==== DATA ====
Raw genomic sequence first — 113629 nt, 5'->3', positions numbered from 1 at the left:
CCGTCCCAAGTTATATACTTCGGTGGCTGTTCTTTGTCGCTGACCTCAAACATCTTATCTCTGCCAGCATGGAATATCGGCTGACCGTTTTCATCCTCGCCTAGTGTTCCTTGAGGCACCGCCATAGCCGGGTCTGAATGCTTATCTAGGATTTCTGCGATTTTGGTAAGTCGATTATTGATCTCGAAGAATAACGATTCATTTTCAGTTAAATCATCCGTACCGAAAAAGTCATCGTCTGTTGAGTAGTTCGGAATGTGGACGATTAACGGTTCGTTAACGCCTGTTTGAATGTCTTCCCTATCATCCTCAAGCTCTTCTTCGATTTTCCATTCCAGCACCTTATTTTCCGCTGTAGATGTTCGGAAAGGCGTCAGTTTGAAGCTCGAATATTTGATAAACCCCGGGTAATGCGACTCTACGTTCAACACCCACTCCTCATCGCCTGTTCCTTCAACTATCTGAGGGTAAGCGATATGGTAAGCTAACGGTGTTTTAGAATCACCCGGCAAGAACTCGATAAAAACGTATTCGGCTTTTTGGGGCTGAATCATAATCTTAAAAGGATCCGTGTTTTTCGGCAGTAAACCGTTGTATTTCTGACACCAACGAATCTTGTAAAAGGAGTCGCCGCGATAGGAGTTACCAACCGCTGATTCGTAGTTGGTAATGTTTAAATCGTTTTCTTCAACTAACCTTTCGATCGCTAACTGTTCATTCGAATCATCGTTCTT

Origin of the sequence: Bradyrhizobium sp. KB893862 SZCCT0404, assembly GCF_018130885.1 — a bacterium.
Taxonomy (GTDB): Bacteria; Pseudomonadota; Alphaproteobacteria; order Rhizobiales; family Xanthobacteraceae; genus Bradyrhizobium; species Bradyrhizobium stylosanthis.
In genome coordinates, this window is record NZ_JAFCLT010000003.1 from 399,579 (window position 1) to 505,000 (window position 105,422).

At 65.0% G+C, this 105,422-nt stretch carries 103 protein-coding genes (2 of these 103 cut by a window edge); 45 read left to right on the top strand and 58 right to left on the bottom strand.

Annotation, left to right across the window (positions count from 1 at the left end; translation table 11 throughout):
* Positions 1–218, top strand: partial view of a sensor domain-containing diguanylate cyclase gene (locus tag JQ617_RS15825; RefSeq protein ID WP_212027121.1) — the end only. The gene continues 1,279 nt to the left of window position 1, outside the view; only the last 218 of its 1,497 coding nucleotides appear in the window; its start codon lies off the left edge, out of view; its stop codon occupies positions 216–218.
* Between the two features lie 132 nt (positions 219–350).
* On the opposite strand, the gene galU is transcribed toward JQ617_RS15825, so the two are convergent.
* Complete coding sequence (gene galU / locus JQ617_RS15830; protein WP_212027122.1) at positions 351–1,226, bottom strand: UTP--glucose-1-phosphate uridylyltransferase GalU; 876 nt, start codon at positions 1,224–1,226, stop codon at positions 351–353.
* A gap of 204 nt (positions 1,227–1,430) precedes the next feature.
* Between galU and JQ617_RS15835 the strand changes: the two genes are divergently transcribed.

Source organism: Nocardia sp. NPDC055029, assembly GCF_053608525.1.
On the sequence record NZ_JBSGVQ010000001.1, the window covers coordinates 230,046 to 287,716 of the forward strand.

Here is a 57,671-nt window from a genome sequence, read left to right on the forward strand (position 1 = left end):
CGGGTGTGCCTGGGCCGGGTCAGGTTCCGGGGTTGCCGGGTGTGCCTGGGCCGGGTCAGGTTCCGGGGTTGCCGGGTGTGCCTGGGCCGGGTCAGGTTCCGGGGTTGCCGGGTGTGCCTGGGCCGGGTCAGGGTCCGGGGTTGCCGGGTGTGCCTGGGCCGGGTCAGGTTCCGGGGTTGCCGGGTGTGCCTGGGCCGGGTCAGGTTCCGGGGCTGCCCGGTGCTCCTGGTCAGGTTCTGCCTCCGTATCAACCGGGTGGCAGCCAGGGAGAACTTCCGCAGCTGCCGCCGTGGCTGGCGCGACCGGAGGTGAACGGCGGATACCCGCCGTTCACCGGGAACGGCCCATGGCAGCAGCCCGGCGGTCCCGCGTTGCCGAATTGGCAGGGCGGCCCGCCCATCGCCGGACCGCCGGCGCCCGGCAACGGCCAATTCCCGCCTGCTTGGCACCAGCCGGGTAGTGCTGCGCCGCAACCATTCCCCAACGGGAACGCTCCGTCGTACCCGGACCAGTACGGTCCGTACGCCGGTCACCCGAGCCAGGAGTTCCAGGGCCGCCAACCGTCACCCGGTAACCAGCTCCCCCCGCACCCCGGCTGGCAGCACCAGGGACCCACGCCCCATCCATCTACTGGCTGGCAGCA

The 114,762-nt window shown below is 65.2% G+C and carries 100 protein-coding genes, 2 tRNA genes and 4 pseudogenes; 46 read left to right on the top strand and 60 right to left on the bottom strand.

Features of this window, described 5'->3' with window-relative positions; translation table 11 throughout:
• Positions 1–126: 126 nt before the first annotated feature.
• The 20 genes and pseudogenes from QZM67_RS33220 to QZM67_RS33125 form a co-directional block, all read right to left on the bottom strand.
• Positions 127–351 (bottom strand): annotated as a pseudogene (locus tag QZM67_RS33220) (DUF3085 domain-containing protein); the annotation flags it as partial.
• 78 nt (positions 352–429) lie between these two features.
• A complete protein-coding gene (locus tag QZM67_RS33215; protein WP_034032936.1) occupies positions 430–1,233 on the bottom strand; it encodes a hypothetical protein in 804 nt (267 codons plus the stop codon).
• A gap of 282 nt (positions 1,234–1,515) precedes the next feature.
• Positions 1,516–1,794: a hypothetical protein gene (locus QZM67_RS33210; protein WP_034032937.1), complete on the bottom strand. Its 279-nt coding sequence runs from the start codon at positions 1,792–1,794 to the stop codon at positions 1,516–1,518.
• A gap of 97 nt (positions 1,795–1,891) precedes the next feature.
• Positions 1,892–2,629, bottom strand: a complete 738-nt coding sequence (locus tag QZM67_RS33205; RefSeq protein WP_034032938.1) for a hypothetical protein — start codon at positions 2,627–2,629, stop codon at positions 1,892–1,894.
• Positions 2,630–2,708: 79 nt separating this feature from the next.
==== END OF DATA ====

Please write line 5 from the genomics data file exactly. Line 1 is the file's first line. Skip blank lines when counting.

In genome coordinates, this window is record NZ_JAFCLT010000003.1 from 399,579 (window position 1) to 505,000 (window position 105,422).